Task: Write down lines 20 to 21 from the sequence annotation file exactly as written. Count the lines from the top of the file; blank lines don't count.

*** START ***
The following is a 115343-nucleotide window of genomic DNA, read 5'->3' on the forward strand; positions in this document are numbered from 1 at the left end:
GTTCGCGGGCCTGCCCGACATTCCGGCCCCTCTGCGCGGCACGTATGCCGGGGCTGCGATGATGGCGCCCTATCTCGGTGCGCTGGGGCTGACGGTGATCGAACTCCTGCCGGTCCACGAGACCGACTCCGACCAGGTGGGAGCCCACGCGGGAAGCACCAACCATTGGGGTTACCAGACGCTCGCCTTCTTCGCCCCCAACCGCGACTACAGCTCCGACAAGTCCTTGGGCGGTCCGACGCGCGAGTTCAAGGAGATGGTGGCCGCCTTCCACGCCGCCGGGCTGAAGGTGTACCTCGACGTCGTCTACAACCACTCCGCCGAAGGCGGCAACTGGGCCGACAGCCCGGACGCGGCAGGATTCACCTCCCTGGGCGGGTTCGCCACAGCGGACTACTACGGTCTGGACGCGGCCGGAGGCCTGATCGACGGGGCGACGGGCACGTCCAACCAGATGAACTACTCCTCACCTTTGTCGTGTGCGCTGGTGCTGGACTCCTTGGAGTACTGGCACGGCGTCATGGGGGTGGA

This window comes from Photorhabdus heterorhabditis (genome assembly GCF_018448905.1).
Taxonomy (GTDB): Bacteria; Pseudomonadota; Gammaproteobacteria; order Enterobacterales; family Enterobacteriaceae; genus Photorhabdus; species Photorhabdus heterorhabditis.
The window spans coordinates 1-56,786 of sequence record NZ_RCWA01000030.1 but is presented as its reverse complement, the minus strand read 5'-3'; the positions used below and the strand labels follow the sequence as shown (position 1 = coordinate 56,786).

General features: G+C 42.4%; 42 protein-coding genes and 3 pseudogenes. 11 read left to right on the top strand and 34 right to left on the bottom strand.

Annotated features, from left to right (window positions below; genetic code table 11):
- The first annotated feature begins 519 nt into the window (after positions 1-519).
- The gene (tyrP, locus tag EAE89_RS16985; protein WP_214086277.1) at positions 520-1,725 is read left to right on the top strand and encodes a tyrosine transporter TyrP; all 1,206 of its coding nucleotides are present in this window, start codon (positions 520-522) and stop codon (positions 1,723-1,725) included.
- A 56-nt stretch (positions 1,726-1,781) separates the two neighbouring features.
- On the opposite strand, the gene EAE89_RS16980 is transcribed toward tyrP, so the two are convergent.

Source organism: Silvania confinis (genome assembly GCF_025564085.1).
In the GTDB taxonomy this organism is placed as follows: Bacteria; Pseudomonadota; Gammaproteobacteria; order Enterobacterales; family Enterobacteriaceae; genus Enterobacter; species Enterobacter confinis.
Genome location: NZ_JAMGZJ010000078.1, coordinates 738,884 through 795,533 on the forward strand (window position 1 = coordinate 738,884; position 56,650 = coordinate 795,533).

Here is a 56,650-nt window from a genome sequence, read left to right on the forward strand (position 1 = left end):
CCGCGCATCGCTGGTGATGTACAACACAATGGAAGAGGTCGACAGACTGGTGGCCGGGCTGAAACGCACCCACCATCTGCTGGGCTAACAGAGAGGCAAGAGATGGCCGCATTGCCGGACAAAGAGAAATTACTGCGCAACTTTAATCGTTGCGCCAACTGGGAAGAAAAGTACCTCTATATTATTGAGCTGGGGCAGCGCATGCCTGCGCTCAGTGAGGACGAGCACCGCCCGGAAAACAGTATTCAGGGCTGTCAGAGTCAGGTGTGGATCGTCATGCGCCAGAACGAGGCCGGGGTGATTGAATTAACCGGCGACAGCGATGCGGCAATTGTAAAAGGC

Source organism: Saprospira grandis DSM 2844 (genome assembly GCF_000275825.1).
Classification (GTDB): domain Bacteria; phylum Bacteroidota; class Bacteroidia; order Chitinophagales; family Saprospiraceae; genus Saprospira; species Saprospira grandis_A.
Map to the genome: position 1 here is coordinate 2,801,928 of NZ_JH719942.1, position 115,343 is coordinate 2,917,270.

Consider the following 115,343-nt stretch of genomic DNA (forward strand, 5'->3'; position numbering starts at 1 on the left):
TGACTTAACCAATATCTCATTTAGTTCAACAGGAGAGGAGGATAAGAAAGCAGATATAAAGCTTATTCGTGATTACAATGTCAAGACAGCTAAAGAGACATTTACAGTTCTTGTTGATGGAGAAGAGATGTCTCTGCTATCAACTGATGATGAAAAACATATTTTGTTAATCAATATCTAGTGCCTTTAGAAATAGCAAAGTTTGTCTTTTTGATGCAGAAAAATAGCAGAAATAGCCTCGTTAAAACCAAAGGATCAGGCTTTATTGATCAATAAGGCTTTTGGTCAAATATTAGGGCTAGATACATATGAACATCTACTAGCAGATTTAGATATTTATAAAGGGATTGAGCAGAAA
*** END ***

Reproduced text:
Consider the following 115,343-nt stretch of genomic DNA (forward strand, 5'->3'; position numbering starts at 1 on the left):
TGACTTAACCAATATCTCATTTAGTTCAACAGGAGAGGAGGATAAGAAAGCAGATATAAAGCTTATTCGTGATTACAATGTCAAGACAGCTAAAGAGACATTTACAGTTCTTGTTGATGGAGAAGAGATGTCTCTGCTATCAACTGATGATGAAAAACATATTTTGTTAATCAATATCTAGTGCCTTTAGAAATAGCAAAGTTTGTCTTTTTGATGCAGAAAAATAGCAGAAATAGCCTCGTTAAAACCAAAGGATCAGGCTTTATTGATCAATAAGGCTTTTGGTCAAATATTAGGGCTAGATACATATGAACATCTACTAGCAGATTTAGATATTTATAAAGGGATTGAGCAGAAA